For some time I have been concerned about the widespread use of the ketogenic diet as a sort of ‘party trick’. If you look online for ketogenic foods you will come across all sorts of crazy food combinations that seem to offer the ability to stuff your face with chocolate flavoured fat, or mountains of bacon and eggs, with no metabolic consequences. Even before I start thinking about the biochemistry, something fundamental in me knows that can’t be right.
The ketogenic diet is a valuable therapeutic tool that is a quick and easily-followed path to the reversal of pathological (unhealthy) insulin resistance, which is the most likely reason people can’t begin to lose weight on a ‘normal’ weight-loss diet. Insulin resistance is your body’s natural and inevitable response to life on a low-fat diet with side servings of intensive exercise, chronic stress, low magnesium and poor sleep. It is now so common in the population that I tend to make an assumption that all my clients are suffering from it from it to some degree. Does that mean I put all my clients on a ketogenic diet? No, I don’t.
The ketogenic diet is the ideal starting point for clients dealing with diabetes or obesity, it’s suitable for some cancer clients too. At least in the early stages ketosis seems to offer the chance to eat as much as you like of all the naughty foods you’ve been avoiding for most of your life while shedding weight faster than ever. If you’ve struggled with your weight all your life, it really does feel like a party trick! Eating in a way that ensures ketosis is the primary energy-making pathway restores the body’s ability to shift between carb and fat burning in a very short time frame, thus improving metabolic adaptability, a key marker of health. Ketones are also being shown to be a remarkably ‘clean burn’ fuel, preferred by many body tissues, and generating lower levels of damaging free radicals than glucose, the fuel created from sugars and starches, and widely preferred by ‘the establishment’.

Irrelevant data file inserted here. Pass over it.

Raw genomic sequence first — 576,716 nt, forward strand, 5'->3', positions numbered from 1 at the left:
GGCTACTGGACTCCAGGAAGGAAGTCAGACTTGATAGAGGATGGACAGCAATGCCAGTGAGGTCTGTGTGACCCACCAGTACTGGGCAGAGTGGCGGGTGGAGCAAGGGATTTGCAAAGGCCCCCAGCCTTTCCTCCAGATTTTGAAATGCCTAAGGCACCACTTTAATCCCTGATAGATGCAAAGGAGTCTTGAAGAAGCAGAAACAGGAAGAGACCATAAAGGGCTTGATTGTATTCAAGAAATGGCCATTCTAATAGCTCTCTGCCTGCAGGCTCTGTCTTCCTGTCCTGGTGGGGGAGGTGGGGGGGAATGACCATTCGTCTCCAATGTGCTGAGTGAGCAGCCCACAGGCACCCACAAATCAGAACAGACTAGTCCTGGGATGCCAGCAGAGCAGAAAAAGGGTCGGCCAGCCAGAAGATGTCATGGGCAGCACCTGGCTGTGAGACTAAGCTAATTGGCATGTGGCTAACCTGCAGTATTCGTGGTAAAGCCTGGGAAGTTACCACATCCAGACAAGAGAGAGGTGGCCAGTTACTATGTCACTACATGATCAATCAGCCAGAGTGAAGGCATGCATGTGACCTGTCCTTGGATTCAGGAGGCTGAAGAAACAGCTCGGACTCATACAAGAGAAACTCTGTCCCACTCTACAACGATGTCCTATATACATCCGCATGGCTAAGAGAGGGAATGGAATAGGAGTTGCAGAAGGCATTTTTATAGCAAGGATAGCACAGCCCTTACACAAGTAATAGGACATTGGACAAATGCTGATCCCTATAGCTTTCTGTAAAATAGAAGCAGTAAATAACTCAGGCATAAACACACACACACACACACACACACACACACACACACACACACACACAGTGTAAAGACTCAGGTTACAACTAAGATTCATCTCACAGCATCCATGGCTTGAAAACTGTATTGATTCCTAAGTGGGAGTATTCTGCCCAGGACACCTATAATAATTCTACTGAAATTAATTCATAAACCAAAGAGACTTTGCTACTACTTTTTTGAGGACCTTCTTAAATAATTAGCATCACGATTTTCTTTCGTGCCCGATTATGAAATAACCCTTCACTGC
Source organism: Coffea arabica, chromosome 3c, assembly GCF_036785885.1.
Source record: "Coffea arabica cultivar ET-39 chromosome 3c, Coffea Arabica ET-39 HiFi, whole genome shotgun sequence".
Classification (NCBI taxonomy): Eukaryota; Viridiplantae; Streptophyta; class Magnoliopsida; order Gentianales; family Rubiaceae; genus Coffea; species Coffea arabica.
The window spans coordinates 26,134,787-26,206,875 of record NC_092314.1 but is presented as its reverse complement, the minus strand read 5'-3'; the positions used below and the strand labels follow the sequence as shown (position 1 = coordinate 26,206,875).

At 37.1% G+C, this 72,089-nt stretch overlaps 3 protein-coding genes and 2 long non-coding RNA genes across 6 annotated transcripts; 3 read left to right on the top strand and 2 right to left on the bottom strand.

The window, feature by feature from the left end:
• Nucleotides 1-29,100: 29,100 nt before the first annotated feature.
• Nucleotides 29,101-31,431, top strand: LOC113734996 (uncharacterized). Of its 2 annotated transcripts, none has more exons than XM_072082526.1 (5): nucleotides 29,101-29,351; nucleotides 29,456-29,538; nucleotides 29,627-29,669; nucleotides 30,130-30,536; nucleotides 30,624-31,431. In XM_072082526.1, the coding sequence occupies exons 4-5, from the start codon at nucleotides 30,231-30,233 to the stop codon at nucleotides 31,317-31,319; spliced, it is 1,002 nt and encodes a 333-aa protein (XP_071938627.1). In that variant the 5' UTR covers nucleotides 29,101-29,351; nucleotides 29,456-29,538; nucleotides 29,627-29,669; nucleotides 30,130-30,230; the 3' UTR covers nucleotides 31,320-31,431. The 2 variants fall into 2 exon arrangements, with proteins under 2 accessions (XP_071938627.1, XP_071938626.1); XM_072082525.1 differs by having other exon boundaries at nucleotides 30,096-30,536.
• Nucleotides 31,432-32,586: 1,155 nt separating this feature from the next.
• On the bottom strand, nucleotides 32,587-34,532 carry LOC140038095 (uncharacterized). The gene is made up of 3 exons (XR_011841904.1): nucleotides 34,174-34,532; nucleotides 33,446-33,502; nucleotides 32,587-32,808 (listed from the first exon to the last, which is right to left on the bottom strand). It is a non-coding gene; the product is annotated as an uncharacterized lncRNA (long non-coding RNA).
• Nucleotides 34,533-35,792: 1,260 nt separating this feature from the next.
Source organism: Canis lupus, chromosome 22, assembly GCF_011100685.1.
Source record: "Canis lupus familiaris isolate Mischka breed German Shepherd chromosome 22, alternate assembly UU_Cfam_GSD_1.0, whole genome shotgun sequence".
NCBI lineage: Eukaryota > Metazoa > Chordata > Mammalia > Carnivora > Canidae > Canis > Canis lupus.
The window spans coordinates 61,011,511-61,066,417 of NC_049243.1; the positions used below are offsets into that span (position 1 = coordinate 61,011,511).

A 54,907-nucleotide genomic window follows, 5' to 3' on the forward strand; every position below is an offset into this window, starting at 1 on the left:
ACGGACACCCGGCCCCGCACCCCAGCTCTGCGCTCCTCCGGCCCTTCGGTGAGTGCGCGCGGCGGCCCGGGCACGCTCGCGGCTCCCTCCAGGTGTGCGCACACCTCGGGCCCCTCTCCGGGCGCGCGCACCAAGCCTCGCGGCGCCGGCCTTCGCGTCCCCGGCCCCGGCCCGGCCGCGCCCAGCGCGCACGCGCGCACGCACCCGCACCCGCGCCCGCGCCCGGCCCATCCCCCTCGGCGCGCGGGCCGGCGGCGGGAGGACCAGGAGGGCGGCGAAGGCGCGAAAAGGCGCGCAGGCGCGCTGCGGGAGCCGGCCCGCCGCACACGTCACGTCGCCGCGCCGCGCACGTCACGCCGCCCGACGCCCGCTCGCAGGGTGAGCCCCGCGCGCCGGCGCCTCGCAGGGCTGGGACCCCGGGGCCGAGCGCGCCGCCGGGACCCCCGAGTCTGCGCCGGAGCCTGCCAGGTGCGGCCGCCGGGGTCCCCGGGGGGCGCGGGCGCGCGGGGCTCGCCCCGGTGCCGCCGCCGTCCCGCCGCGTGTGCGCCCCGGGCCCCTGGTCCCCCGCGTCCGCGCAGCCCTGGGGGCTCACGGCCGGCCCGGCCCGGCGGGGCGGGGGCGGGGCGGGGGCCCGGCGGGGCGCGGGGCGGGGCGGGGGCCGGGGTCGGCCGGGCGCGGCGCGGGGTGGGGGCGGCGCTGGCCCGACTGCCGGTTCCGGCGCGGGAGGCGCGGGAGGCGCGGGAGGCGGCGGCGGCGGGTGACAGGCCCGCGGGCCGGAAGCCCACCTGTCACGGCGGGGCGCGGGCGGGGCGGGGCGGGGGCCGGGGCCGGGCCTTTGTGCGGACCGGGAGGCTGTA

The fact is, you can overeat on a ketogenic diet and it feels like you can get away with it. That’s one reason people are enjoying it so much. It’s seductive, but long term followers have noticed that after months or years relying on ketones for fuel, and hardly ever switching into carb burning, another type of insulin resistance emerges. This is where your muscles and other tissues have become so used to using ketones from fats that they can no longer easily use glucose from sugars and starches. Thus, if ever you do eat something sweet or starchy, your blood sugar remains elevated for a long time. Many commentators have suggested that this form of insulin resistance, termed ‘physiological’ insulin resistance, is nothing to worry about.
I can’t agree. The idea that you have swapped from insulin resistance based on glucose consumption to insulin resistance created by fat consumption doesn’t sound healthy at all. It’s just one extreme to another: another form of metabolic dysfunction. It’s vital that we maintain an ability to process all natural fuel substrates if we are to claim to be healthy. As I have often written, being keto-adapted is more important for most people than being permanently in ketosis. (Exceptions may apply for specific diseases.)